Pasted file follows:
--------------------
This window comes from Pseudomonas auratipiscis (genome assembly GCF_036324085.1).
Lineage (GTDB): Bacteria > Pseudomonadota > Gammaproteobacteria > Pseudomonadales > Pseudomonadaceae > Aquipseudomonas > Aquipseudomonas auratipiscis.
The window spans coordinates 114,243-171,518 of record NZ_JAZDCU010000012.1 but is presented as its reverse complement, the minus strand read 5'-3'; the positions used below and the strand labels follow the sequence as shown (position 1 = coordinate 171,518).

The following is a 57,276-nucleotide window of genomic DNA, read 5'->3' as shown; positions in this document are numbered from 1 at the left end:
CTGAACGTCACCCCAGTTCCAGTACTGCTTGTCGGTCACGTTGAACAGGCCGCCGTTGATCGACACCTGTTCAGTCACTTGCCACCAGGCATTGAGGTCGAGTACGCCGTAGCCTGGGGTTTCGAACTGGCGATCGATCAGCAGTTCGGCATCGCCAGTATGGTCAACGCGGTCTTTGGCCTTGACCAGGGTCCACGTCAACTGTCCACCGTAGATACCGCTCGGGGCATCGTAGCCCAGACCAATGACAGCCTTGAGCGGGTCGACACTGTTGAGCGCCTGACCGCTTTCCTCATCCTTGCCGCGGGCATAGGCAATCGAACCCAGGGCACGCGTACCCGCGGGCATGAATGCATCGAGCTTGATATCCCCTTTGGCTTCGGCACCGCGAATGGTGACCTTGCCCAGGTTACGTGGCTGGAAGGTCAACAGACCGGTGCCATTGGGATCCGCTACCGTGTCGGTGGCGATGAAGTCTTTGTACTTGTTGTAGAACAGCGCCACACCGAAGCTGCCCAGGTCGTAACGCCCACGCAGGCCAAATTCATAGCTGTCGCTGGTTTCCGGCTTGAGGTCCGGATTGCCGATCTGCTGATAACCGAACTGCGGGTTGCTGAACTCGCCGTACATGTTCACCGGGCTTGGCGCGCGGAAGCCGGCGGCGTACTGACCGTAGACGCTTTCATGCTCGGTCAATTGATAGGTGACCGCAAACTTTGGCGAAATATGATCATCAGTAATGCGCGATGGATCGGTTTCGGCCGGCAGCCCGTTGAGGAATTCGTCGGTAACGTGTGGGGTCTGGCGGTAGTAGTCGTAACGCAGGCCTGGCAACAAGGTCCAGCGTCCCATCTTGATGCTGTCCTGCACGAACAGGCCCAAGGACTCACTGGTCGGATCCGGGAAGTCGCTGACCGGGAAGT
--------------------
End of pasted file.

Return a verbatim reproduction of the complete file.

This window comes from Pseudomonas auratipiscis (genome assembly GCF_036324085.1).
Lineage (GTDB): Bacteria > Pseudomonadota > Gammaproteobacteria > Pseudomonadales > Pseudomonadaceae > Aquipseudomonas > Aquipseudomonas auratipiscis.
The window spans coordinates 114,243-171,518 of record NZ_JAZDCU010000012.1 but is presented as its reverse complement, the minus strand read 5'-3'; the positions used below and the strand labels follow the sequence as shown (position 1 = coordinate 171,518).

The following is a 57,276-nucleotide window of genomic DNA, read 5'->3' as shown; positions in this document are numbered from 1 at the left end:
CTGAACGTCACCCCAGTTCCAGTACTGCTTGTCGGTCACGTTGAACAGGCCGCCGTTGATCGACACCTGTTCAGTCACTTGCCACCAGGCATTGAGGTCGAGTACGCCGTAGCCTGGGGTTTCGAACTGGCGATCGATCAGCAGTTCGGCATCGCCAGTATGGTCAACGCGGTCTTTGGCCTTGACCAGGGTCCACGTCAACTGTCCACCGTAGATACCGCTCGGGGCATCGTAGCCCAGACCAATGACAGCCTTGAGCGGGTCGACACTGTTGAGCGCCTGACCGCTTTCCTCATCCTTGCCGCGGGCATAGGCAATCGAACCCAGGGCACGCGTACCCGCGGGCATGAATGCATCGAGCTTGATATCCCCTTTGGCTTCGGCACCGCGAATGGTGACCTTGCCCAGGTTACGTGGCTGGAAGGTCAACAGACCGGTGCCATTGGGATCCGCTACCGTGTCGGTGGCGATGAAGTCTTTGTACTTGTTGTAGAACAGCGCCACACCGAAGCTGCCCAGGTCGTAACGCCCACGCAGGCCAAATTCATAGCTGTCGCTGGTTTCCGGCTTGAGGTCCGGATTGCCGATCTGCTGATAACCGAACTGCGGGTTGCTGAACTCGCCGTACATGTTCACCGGGCTTGGCGCGCGGAAGCCGGCGGCGTACTGACCGTAGACGCTTTCATGCTCGGTCAATTGATAGGTGACCGCAAACTTTGGCGAAATATGATCATCAGTAATGCGCGATGGATCGGTTTCGGCCGGCAGCCCGTTGAGGAATTCGTCGGTAACGTGTGGGGTCTGGCGGTAGTAGTCGTAACGCAGGCCTGGCAACAAGGTCCAGCGTCCCATCTTGATGCTGTCCTGCACGAACAGGCCCAAGGACTCACTGGTCGGATCCGGGAAGTCGCTGACCGGGAAGT